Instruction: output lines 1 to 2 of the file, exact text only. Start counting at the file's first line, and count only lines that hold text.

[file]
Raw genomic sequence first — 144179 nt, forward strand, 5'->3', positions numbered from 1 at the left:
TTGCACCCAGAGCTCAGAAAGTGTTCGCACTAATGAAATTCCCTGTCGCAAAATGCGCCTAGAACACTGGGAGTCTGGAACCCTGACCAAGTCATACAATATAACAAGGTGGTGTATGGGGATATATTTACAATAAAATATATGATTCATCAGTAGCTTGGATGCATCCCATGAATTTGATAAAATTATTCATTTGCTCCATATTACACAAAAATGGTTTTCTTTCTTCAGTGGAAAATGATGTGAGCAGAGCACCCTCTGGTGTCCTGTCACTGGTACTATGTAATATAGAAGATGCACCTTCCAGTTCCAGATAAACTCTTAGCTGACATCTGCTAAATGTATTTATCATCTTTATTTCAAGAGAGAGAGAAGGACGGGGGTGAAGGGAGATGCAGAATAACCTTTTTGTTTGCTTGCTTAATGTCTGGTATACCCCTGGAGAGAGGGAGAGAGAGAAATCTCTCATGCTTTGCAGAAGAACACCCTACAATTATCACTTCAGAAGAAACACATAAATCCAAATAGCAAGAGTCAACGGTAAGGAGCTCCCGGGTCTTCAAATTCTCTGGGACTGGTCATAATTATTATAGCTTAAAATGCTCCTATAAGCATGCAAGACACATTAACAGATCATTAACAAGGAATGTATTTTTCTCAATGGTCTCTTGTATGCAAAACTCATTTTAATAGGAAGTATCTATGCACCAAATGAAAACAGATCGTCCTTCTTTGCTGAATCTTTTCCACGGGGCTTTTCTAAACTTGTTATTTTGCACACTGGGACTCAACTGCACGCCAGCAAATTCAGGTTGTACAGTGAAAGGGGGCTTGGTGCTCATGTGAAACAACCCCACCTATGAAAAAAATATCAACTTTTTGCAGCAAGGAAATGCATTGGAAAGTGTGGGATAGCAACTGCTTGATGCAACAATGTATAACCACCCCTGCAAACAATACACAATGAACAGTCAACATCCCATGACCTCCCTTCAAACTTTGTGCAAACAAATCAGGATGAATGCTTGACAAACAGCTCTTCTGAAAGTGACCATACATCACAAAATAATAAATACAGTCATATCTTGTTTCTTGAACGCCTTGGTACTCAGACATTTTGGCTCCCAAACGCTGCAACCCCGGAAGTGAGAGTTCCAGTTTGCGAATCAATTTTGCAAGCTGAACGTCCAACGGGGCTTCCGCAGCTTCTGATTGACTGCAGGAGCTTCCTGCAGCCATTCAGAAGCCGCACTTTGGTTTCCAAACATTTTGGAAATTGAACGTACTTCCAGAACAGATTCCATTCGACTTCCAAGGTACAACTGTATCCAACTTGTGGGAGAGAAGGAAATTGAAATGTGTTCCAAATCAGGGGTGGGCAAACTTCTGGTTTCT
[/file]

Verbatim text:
Raw genomic sequence first — 144179 nt, forward strand, 5'->3', positions numbered from 1 at the left:
TTGCACCCAGAGCTCAGAAAGTGTTCGCACTAATGAAATTCCCTGTCGCAAAATGCGCCTAGAACACTGGGAGTCTGGAACCCTGACCAAGTCATACAATATAACAAGGTGGTGTATGGGGATATATTTACAATAAAATATATGATTCATCAGTAGCTTGGATGCATCCCATGAATTTGATAAAATTATTCATTTGCTCCATATTACACAAAAATGGTTTTCTTTCTTCAGTGGAAAATGATGTGAGCAGAGCACCCTCTGGTGTCCTGTCACTGGTACTATGTAATATAGAAGATGCACCTTCCAGTTCCAGATAAACTCTTAGCTGACATCTGCTAAATGTATTTATCATCTTTATTTCAAGAGAGAGAGAAGGACGGGGGTGAAGGGAGATGCAGAATAACCTTTTTGTTTGCTTGCTTAATGTCTGGTATACCCCTGGAGAGAGGGAGAGAGAGAAATCTCTCATGCTTTGCAGAAGAACACCCTACAATTATCACTTCAGAAGAAACACATAAATCCAAATAGCAAGAGTCAACGGTAAGGAGCTCCCGGGTCTTCAAATTCTCTGGGACTGGTCATAATTATTATAGCTTAAAATGCTCCTATAAGCATGCAAGACACATTAACAGATCATTAACAAGGAATGTATTTTTCTCAATGGTCTCTTGTATGCAAAACTCATTTTAATAGGAAGTATCTATGCACCAAATGAAAACAGATCGTCCTTCTTTGCTGAATCTTTTCCACGGGGCTTTTCTAAACTTGTTATTTTGCACACTGGGACTCAACTGCACGCCAGCAAATTCAGGTTGTACAGTGAAAGGGGGCTTGGTGCTCATGTGAAACAACCCCACCTATGAAAAAAATATCAACTTTTTGCAGCAAGGAAATGCATTGGAAAGTGTGGGATAGCAACTGCTTGATGCAACAATGTATAACCACCCCTGCAAACAATACACAATGAACAGTCAACATCCCATGACCTCCCTTCAAACTTTGTGCAAACAAATCAGGATGAATGCTTGACAAACAGCTCTTCTGAAAGTGACCATACATCACAAAATAATAAATACAGTCATATCTTGTTTCTTGAACGCCTTGGTACTCAGACATTTTGGCTCCCAAACGCTGCAACCCCGGAAGTGAGAGTTCCAGTTTGCGAATCAATTTTGCAAGCTGAACGTCCAACGGGGCTTCCGCAGCTTCTGATTGACTGCAGGAGCTTCCTGCAGCCATTCAGAAGCCGCACTTTGGTTTCCAAACATTTTGGAAATTGAACGTACTTCCAGAACAGATTCCATTCGACTTCCAAGGTACAACTGTATCCAACTTGTGGGAGAGAAGGAAATTGAAATGTGTTCCAAATCAGGGGTGGGCAAACTTCTGGTTTCT